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Go to an endo. I have learned this the hard way. I battled with my gyno to put me on something for my pcos, and for 7 yrs all they did was put me on millions of different birth control. I stressed how I wanted to get pregnant and control my pcos symptoms. They talked about putting me on something to control my sugar and they never did. Also, my periods are pretty regular anyway, I just don't ovulate, so duh, birth control is not going to help that much. I finally found a doctor that recomended and endo, and said for pcos you need more than just birth control. Something to deal with the insulin resistance, and fertility. An endo will know how to treat pcos, not a gyno.

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PTPHELAN's Photo PTPHELAN Posts: 1,163
2/25/09 2:29 P

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I agree. The Endo is the way to go.

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HJACENKO's Photo HJACENKO Posts: 36
2/24/09 7:02 P

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Trust me... go to a Endo. Find one who can treat both. I wasted two years with my gyno and general practice DRs bouncing me back and forth and neither having a full story about what PCOS really is. All I got in the last two years was told to loose weight and that all I needed was to talk 500mg of Metformin. Now with my Endo I am on 2000mg. Good Luck!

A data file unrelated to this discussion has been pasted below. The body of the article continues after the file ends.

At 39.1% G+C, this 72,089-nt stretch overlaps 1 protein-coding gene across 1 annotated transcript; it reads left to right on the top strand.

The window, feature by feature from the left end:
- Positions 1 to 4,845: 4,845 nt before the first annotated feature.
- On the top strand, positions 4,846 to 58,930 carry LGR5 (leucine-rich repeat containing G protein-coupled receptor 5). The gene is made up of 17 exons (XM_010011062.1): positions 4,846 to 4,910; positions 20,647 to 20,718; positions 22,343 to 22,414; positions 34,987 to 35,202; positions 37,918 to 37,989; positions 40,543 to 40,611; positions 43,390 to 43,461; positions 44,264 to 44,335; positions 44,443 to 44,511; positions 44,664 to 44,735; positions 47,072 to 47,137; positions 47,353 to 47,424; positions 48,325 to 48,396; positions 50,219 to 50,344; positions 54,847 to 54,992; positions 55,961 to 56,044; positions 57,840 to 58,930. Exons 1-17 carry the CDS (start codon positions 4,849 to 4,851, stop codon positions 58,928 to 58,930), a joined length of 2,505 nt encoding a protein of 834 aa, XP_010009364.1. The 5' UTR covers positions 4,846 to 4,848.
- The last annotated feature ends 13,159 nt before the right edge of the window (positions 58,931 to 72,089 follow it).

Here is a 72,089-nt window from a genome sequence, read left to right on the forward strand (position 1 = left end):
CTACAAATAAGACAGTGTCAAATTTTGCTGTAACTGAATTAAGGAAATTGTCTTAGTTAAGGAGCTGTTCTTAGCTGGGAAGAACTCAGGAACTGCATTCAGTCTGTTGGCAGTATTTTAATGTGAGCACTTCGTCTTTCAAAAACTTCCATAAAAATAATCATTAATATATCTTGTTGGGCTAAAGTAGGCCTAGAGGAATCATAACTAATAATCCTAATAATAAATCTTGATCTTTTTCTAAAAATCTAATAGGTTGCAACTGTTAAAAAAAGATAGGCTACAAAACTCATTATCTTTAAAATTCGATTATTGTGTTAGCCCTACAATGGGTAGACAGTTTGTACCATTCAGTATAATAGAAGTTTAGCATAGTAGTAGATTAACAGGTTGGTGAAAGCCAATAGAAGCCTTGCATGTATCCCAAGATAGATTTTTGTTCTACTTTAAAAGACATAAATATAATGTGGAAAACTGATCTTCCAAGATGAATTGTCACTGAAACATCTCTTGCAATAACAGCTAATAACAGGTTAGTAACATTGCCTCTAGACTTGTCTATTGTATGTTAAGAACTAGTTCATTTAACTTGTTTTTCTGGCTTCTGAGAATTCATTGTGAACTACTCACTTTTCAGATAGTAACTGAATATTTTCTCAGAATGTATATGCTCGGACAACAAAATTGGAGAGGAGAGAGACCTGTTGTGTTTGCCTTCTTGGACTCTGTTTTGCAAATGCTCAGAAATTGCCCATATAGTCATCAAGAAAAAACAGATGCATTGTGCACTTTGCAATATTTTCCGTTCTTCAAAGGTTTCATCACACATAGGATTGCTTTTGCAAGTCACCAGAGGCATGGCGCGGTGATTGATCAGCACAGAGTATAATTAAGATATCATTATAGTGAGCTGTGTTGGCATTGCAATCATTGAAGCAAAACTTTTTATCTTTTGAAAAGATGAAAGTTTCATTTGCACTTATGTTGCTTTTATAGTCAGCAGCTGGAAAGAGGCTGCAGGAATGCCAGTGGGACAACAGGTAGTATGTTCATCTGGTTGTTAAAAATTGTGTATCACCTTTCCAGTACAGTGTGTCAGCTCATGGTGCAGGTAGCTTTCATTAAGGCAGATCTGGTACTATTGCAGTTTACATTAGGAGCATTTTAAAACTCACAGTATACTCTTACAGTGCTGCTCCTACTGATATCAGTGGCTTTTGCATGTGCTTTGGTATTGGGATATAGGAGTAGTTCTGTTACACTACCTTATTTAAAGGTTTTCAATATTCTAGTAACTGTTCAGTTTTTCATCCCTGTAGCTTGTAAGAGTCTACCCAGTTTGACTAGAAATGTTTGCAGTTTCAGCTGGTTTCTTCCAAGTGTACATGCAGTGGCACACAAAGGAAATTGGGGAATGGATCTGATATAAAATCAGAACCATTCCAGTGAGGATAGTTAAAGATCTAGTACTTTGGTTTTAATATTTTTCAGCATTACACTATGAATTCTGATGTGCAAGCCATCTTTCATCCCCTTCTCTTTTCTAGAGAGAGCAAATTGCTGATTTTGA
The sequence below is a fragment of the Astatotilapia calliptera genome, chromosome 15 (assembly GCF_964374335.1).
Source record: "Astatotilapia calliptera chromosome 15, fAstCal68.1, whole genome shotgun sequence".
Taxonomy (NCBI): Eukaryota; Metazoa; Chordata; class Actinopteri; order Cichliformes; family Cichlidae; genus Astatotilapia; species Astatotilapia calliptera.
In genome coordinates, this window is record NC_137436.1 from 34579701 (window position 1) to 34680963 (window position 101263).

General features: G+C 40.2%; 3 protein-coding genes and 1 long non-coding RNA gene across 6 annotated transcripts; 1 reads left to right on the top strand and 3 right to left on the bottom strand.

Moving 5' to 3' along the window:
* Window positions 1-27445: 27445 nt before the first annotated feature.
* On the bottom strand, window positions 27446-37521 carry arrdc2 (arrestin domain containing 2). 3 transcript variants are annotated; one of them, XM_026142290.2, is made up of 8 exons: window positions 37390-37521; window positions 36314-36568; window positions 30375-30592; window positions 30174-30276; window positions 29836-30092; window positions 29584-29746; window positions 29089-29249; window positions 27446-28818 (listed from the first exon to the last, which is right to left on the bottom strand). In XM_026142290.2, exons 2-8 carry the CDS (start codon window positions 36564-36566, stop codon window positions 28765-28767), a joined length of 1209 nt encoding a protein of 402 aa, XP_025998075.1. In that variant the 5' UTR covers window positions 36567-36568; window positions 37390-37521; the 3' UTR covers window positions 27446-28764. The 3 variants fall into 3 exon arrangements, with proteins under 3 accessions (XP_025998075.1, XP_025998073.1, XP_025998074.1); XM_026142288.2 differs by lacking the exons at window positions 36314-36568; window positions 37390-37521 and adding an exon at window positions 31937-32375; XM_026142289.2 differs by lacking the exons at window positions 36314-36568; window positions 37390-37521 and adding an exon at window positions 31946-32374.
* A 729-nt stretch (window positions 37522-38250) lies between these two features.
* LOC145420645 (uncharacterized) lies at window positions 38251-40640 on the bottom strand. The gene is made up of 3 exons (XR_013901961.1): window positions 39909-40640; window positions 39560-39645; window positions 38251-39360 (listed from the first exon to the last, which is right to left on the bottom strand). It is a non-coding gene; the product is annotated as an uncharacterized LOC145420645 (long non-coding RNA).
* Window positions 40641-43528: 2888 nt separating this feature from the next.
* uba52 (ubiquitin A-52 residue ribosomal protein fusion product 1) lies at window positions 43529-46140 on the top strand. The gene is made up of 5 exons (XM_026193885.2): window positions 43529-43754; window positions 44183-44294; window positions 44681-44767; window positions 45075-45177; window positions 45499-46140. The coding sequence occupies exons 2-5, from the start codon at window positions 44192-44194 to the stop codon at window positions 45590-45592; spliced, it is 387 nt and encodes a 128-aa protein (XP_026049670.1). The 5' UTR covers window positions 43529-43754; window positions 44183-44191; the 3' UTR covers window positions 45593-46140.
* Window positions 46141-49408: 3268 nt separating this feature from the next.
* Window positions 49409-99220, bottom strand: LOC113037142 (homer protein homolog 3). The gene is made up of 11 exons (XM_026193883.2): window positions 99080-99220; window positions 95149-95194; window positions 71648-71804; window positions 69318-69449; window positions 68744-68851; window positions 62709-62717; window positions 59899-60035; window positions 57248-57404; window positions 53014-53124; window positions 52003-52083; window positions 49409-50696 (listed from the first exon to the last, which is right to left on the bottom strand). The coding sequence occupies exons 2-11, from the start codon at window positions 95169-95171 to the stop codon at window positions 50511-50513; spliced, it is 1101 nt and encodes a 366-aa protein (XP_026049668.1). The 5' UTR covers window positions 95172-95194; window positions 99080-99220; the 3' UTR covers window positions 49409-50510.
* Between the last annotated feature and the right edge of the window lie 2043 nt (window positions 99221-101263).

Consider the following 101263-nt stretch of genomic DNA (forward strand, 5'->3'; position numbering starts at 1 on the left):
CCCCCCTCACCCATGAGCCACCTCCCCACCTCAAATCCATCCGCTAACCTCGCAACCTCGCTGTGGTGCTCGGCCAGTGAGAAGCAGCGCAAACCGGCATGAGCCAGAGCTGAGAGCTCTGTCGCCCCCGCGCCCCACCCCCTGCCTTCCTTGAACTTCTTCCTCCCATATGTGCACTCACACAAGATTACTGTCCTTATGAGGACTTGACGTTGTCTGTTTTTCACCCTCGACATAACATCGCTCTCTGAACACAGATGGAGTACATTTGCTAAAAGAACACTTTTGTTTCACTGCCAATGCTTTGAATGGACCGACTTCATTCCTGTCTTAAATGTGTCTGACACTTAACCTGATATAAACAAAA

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JLENDERMO Posts: 2
2/24/09 3:04 P

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I was just tentatively diagnosed with PCOS after a transvaginal ultrasound revealed several subcentimeter cysts on both of my ovaries, as well as some fluid from a cyst that had recently burst (I instantly thought, "So THAT'S what that burning pain was!"). I go to my gyno to check out my blood test results and discuss medication and lifestyle options for dealing with this.
My issue is I was diagnosed last June with a compensatory multinodular goiter. From the way I understand it, my thyroid grew because it was not able to produce enough hormone on its own. My thyroid levels were never low because thyroid just kept growing to compensate, hence the name :D
It was my endocrinologist who diagnosed this because for years doctors had refused to diagnose a thyroid disorder because my numbers always showed up okay.
Since I (most likely) have PCOS and this thyroid thing, do you guys think I would be better off treated for the PCOS by my endo? I'm not sure how well-equipped my gyno would be at handling this syndrome along with the thyroid issues as well.

Any thoughts?